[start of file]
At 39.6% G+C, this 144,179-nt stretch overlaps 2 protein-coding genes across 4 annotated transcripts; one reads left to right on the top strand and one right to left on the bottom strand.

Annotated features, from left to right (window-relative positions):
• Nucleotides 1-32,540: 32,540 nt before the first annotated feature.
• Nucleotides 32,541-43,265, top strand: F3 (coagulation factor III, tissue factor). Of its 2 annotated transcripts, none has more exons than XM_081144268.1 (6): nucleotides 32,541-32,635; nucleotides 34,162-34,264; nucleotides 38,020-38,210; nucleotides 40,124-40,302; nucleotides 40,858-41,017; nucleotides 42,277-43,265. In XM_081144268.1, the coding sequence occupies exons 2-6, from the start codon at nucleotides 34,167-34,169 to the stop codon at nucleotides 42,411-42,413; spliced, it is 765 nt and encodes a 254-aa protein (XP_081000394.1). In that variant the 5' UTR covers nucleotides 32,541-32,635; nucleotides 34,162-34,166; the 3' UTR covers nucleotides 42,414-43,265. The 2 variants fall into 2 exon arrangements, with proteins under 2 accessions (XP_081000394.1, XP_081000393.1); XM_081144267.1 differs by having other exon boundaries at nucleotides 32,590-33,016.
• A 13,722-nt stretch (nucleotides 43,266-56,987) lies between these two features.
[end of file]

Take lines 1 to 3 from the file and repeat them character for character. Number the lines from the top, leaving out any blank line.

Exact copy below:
At 39.6% G+C, this 144,179-nt stretch overlaps 2 protein-coding genes across 4 annotated transcripts; one reads left to right on the top strand and one right to left on the bottom strand.

Annotated features, from left to right (window-relative positions):
• Nucleotides 1-32,540: 32,540 nt before the first annotated feature.